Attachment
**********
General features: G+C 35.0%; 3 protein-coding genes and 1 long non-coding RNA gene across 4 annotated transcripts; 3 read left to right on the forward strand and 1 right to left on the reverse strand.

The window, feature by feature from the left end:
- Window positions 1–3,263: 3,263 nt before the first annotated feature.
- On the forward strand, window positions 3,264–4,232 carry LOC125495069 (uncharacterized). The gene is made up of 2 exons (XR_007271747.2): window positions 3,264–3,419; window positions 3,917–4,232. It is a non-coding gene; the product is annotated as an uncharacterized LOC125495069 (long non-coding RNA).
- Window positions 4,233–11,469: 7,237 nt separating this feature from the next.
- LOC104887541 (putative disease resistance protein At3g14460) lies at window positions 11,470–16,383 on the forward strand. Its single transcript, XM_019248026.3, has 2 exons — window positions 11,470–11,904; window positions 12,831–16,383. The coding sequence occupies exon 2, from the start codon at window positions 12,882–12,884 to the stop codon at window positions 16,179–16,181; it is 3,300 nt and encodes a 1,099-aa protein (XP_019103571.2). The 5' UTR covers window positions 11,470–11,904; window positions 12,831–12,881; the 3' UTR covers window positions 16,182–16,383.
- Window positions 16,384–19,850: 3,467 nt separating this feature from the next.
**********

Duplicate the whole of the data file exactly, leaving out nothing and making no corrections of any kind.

General features: G+C 35.0%; 3 protein-coding genes and 1 long non-coding RNA gene across 4 annotated transcripts; 3 read left to right on the forward strand and 1 right to left on the reverse strand.

The window, feature by feature from the left end:
- Window positions 1–3,263: 3,263 nt before the first annotated feature.
- On the forward strand, window positions 3,264–4,232 carry LOC125495069 (uncharacterized). The gene is made up of 2 exons (XR_007271747.2): window positions 3,264–3,419; window positions 3,917–4,232. It is a non-coding gene; the product is annotated as an uncharacterized LOC125495069 (long non-coding RNA).
- Window positions 4,233–11,469: 7,237 nt separating this feature from the next.
- LOC104887541 (putative disease resistance protein At3g14460) lies at window positions 11,470–16,383 on the forward strand. Its single transcript, XM_019248026.3, has 2 exons — window positions 11,470–11,904; window positions 12,831–16,383. The coding sequence occupies exon 2, from the start codon at window positions 12,882–12,884 to the stop codon at window positions 16,179–16,181; it is 3,300 nt and encodes a 1,099-aa protein (XP_019103571.2). The 5' UTR covers window positions 11,470–11,904; window positions 12,831–12,881; the 3' UTR covers window positions 16,182–16,383.
- Window positions 16,384–19,850: 3,467 nt separating this feature from the next.